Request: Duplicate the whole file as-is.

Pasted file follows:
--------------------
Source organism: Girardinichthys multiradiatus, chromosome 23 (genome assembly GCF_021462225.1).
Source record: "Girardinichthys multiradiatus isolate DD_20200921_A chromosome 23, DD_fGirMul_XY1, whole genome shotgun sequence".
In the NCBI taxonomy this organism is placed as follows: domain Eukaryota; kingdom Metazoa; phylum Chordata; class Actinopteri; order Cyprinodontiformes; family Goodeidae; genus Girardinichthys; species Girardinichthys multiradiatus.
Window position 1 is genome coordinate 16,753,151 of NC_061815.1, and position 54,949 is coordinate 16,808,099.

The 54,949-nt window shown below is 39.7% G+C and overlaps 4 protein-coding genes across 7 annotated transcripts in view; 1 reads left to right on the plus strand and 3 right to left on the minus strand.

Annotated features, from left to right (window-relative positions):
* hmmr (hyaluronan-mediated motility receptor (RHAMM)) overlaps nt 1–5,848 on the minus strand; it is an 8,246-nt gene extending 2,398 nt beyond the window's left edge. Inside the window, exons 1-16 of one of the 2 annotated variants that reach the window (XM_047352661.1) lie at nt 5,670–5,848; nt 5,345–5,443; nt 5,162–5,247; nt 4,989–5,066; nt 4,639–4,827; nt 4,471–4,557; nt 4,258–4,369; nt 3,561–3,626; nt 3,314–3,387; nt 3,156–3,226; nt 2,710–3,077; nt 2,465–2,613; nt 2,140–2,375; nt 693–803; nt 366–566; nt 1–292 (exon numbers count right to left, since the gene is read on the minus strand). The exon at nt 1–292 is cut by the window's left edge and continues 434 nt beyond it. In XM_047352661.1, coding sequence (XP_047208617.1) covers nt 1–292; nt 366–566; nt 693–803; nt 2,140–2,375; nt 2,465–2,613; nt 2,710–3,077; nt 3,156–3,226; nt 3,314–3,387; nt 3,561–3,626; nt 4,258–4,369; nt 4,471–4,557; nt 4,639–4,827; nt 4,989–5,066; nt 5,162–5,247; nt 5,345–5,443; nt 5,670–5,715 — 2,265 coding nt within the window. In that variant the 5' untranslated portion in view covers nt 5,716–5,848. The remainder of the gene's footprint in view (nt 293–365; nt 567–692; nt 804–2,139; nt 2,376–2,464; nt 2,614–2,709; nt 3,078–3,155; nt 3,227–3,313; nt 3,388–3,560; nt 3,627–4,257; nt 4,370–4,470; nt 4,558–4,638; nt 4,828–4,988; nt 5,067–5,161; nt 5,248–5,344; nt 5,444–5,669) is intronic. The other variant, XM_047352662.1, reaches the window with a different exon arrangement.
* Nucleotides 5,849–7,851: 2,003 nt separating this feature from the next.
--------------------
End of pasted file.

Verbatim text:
Source organism: Girardinichthys multiradiatus, chromosome 23 (genome assembly GCF_021462225.1).
Source record: "Girardinichthys multiradiatus isolate DD_20200921_A chromosome 23, DD_fGirMul_XY1, whole genome shotgun sequence".
In the NCBI taxonomy this organism is placed as follows: domain Eukaryota; kingdom Metazoa; phylum Chordata; class Actinopteri; order Cyprinodontiformes; family Goodeidae; genus Girardinichthys; species Girardinichthys multiradiatus.
Window position 1 is genome coordinate 16,753,151 of NC_061815.1, and position 54,949 is coordinate 16,808,099.

The 54,949-nt window shown below is 39.7% G+C and overlaps 4 protein-coding genes across 7 annotated transcripts in view; 1 reads left to right on the plus strand and 3 right to left on the minus strand.

Annotated features, from left to right (window-relative positions):
* hmmr (hyaluronan-mediated motility receptor (RHAMM)) overlaps nt 1–5,848 on the minus strand; it is an 8,246-nt gene extending 2,398 nt beyond the window's left edge. Inside the window, exons 1-16 of one of the 2 annotated variants that reach the window (XM_047352661.1) lie at nt 5,670–5,848; nt 5,345–5,443; nt 5,162–5,247; nt 4,989–5,066; nt 4,639–4,827; nt 4,471–4,557; nt 4,258–4,369; nt 3,561–3,626; nt 3,314–3,387; nt 3,156–3,226; nt 2,710–3,077; nt 2,465–2,613; nt 2,140–2,375; nt 693–803; nt 366–566; nt 1–292 (exon numbers count right to left, since the gene is read on the minus strand). The exon at nt 1–292 is cut by the window's left edge and continues 434 nt beyond it. In XM_047352661.1, coding sequence (XP_047208617.1) covers nt 1–292; nt 366–566; nt 693–803; nt 2,140–2,375; nt 2,465–2,613; nt 2,710–3,077; nt 3,156–3,226; nt 3,314–3,387; nt 3,561–3,626; nt 4,258–4,369; nt 4,471–4,557; nt 4,639–4,827; nt 4,989–5,066; nt 5,162–5,247; nt 5,345–5,443; nt 5,670–5,715 — 2,265 coding nt within the window. In that variant the 5' untranslated portion in view covers nt 5,716–5,848. The remainder of the gene's footprint in view (nt 293–365; nt 567–692; nt 804–2,139; nt 2,376–2,464; nt 2,614–2,709; nt 3,078–3,155; nt 3,227–3,313; nt 3,388–3,560; nt 3,627–4,257; nt 4,370–4,470; nt 4,558–4,638; nt 4,828–4,988; nt 5,067–5,161; nt 5,248–5,344; nt 5,444–5,669) is intronic. The other variant, XM_047352662.1, reaches the window with a different exon arrangement.
* Nucleotides 5,849–7,851: 2,003 nt separating this feature from the next.